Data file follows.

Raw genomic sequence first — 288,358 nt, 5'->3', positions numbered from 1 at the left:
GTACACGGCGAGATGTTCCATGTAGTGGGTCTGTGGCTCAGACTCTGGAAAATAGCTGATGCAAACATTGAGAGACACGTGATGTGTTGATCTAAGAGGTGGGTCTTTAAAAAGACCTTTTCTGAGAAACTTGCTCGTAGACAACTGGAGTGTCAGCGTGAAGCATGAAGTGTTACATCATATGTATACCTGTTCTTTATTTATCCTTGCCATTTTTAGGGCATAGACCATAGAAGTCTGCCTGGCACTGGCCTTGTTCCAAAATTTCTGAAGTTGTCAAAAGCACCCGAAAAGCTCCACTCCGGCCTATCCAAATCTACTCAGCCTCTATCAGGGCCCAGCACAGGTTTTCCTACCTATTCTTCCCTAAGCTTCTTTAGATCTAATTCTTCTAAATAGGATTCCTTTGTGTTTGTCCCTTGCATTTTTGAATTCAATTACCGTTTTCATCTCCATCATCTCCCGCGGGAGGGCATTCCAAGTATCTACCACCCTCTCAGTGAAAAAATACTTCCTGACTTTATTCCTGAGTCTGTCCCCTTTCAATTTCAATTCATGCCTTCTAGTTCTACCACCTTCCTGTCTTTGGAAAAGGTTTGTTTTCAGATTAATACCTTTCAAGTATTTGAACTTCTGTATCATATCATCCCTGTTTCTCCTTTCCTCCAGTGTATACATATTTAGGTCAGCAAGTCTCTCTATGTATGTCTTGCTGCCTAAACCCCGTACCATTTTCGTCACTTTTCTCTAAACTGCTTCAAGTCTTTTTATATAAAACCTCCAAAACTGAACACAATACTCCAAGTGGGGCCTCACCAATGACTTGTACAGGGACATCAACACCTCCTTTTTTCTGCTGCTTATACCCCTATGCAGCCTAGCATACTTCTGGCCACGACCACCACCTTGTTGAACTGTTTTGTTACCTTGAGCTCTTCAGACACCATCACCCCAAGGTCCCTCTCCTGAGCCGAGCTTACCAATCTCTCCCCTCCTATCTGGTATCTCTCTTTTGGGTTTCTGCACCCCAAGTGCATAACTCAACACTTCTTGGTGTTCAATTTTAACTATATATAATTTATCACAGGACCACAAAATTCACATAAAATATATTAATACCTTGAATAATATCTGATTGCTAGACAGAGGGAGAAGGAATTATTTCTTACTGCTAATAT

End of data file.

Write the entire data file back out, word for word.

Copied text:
Raw genomic sequence first — 288,358 nt, 5'->3', positions numbered from 1 at the left:
GTACACGGCGAGATGTTCCATGTAGTGGGTCTGTGGCTCAGACTCTGGAAAATAGCTGATGCAAACATTGAGAGACACGTGATGTGTTGATCTAAGAGGTGGGTCTTTAAAAAGACCTTTTCTGAGAAACTTGCTCGTAGACAACTGGAGTGTCAGCGTGAAGCATGAAGTGTTACATCATATGTATACCTGTTCTTTATTTATCCTTGCCATTTTTAGGGCATAGACCATAGAAGTCTGCCTGGCACTGGCCTTGTTCCAAAATTTCTGAAGTTGTCAAAAGCACCCGAAAAGCTCCACTCCGGCCTATCCAAATCTACTCAGCCTCTATCAGGGCCCAGCACAGGTTTTCCTACCTATTCTTCCCTAAGCTTCTTTAGATCTAATTCTTCTAAATAGGATTCCTTTGTGTTTGTCCCTTGCATTTTTGAATTCAATTACCGTTTTCATCTCCATCATCTCCCGCGGGAGGGCATTCCAAGTATCTACCACCCTCTCAGTGAAAAAATACTTCCTGACTTTATTCCTGAGTCTGTCCCCTTTCAATTTCAATTCATGCCTTCTAGTTCTACCACCTTCCTGTCTTTGGAAAAGGTTTGTTTTCAGATTAATACCTTTCAAGTATTTGAACTTCTGTATCATATCATCCCTGTTTCTCCTTTCCTCCAGTGTATACATATTTAGGTCAGCAAGTCTCTCTATGTATGTCTTGCTGCCTAAACCCCGTACCATTTTCGTCACTTTTCTCTAAACTGCTTCAAGTCTTTTTATATAAAACCTCCAAAACTGAACACAATACTCCAAGTGGGGCCTCACCAATGACTTGTACAGGGACATCAACACCTCCTTTTTTCTGCTGCTTATACCCCTATGCAGCCTAGCATACTTCTGGCCACGACCACCACCTTGTTGAACTGTTTTGTTACCTTGAGCTCTTCAGACACCATCACCCCAAGGTCCCTCTCCTGAGCCGAGCTTACCAATCTCTCCCCTCCTATCTGGTATCTCTCTTTTGGGTTTCTGCACCCCAAGTGCATAACTCAACACTTCTTGGTGTTCAATTTTAACTATATATAATTTATCACAGGACCACAAAATTCACATAAAATATATTAATACCTTGAATAATATCTGATTGCTAGACAGAGGGAGAAGGAATTATTTCTTACTGCTAATAT